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The story behind the Dragon’s Back Race

The Dragon’s Back Race is an authentically hard, long-distance race that takes participants on a gruelling multi-day journey through the wild mountains of Wales. We unpack the facts and folklore behind one of the world’s toughest mountain races.

Photo Credit: No Limits Photography

Welsh folklore may have inspired the name of the Dragon’s Back Race, but the trails conquered on this mountainous multi-stage journey are anything but myth. With 17,400m of ascent and 380km to cover, endless ridge lines and challenging environments push those taking part to their absolute limit. Spanning over 6 days, racers must navigate all the way from Conwy Castle in the North of Wales to Cardiff Castle in the South. In between, they’ll traverse some of Wales’ most rugged landscapes, taking on iconic mountain peak after iconic mountain peak. All this whilst battling the ever changeable Welsh elements…

For the brave few who manage to make it all the way to the finish line, dragon slayer status awaits. For those observing the action unfold, this physically demanding race is a truly spectacular sight to behold, offering daily thrills and stunning mountain highs. Undeniably, the Dragon’s Back is a race unlike any other found elsewhere in the UK. Only the Cape Wrath Ultra in Scotland’s far North comes anywhere close.

But what inspired the now notorious Dragon’s Back Race? Keep reading to hear from race director Shane Ohly to learn more about the origins of this legendary race and the trail highlights guaranteed to have you gripped to your dot watching screens this September.

See the Dragon’s Back event hub

The Story Begins

Montane Dragons Back Race | 1992 edition

Photo Credit: Rob Howard

The origins of the Dragon’s Back Race date all the way back to 1992. The inaugural race was the brainchild of a former Parachute Regiment soldier, Ian Waddell. Ian was based in Wales and had a keen interest in long distance walking. He became inspired by the Cambrian Way, a tough coast to coast walk through some of the region's most wild terrain. 

Ian was eager to develop a long distance run that would loosely follow this tough trail. At this time, there were very few long-distance running events of its kind, the now infamous Marathon de Sables, being one of the few that did exist. To help him pull off such a feat, Ian managed to rope in a Company of Parachute Regiment soldiers to aid him with all the logistics and organisation. Thanks to excellent planning, the event went ahead and saw 5 days of intense racing, attracting many top long distance runners at the time. Just take a look at these vintage pictures to get a feel for how the race shaped up. One of the participants included Ronald Turnbull, whose account of the race you can read here

Despite the initial Dragon’s Back being such a success, Ian was unable to call back upon the help he needed to make the race happen the following year. As a result, the race quickly faded into Welsh folklore…and The Dragon’s Back wouldn’t return for another 20 years!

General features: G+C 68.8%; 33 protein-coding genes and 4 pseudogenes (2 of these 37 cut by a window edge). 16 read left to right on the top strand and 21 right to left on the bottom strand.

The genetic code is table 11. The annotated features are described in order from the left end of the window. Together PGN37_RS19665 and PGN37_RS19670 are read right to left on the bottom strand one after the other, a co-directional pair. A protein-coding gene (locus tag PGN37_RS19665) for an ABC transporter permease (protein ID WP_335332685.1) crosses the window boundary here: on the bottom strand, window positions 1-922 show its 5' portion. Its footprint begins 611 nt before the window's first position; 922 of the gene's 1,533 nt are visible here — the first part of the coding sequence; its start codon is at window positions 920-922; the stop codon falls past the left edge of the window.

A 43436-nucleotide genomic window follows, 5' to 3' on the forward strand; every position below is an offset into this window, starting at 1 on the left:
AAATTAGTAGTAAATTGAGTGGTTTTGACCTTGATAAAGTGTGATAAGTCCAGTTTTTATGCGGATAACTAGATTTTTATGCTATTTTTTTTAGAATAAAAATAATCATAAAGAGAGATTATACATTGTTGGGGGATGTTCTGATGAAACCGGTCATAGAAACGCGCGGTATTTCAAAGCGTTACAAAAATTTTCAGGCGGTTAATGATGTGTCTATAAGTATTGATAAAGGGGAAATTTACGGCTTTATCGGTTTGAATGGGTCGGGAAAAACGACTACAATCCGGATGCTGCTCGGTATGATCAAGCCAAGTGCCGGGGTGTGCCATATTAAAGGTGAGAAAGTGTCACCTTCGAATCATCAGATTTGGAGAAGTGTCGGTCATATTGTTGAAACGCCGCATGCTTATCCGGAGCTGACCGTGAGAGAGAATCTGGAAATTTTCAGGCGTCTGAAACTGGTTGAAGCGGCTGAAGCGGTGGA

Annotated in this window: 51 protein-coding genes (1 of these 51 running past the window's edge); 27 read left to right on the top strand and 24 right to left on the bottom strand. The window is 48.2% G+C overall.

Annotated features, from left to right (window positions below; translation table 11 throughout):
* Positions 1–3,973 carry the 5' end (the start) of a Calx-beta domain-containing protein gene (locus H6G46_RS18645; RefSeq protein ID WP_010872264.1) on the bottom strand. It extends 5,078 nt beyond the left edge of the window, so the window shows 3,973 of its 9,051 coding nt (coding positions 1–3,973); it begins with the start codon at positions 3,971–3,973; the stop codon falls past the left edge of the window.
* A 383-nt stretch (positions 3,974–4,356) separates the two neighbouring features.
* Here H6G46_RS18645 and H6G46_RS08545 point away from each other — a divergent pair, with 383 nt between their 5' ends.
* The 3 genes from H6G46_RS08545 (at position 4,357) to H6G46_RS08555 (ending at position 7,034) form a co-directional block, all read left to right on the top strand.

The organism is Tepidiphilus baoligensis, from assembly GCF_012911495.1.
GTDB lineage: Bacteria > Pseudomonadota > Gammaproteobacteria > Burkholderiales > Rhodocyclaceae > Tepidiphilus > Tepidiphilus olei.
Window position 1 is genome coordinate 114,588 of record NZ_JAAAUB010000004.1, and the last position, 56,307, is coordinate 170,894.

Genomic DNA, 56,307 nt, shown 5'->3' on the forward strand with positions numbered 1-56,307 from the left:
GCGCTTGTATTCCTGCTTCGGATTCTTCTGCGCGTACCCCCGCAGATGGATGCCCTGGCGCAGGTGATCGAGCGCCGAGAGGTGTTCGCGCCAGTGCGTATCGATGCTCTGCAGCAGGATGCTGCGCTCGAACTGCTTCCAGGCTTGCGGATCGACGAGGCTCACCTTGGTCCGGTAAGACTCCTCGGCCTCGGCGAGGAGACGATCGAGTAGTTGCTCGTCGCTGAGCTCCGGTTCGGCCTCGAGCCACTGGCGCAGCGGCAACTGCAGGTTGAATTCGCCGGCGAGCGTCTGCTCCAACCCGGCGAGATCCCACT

Racers ran in pairs and Dragon’s Back glory went to a mixed pair, Martin Stone and Helene Diamantides. This was hailed as a great achievement at the time - the fact a woman was able to place 1st caused quite the stir amongst the running community.” Shane Ohly, Dragon’s Back Race Director 

Montane Dragons Back Race | No Limits Photography

Photo Credit: No Limits Photography

The Dragon’s Back Race returns

We have Shane Ohly to thank for resurrecting the Dragon’s Back Race, who developed it into the race we know and love today. A passionate long-distance trail runner himself, Shane became interested in the idea of revamping the race after reading Feet in the Clouds (a book about fell running). Alongside his running enthusiasm, Shane had invaluable event organisation experience. His goal was to create a really brilliant mountain race event. What followed was a passion project that would put all of his skills (and then some) to the test.

With support secured, Shane set about recceing a route and putting the plans in motion to launch a new Dragon’s Back Race in 2012. The complexity of the logistics were soon clear. With a route that traverses extremely remote landscapes and rugged terrain, there were very little facilities in place. This was coupled with limited mobile coverage - which made communication and cooridination very difficult. In addition to logistics, Shane also introduced some updates to the race, including elevating the checkpoints to the mountain summits and allowing racers to run solo, rather than in pairs. 

In 1992 the race checkpoints lived in low lying valleys, but for the 2012 revamp I really wanted to enhance the Dragon’s Back experience and provide a race better fitting to its name. This is why you’ll now find all of the checkpoints placed atop classic mountain summits.” 

Although several challenges were encountered, the stage was set for the race to take place. An electric atmosphere was set on 03 September 2012 by a male choir at Conwy Castle. Shane and his team’s hard work paid off and 33 racers completed the route. 123 runners started the 2015 edition, eager to try their luck. The reputation of the Dragon’s Back as one of the toughest races was rightly restored.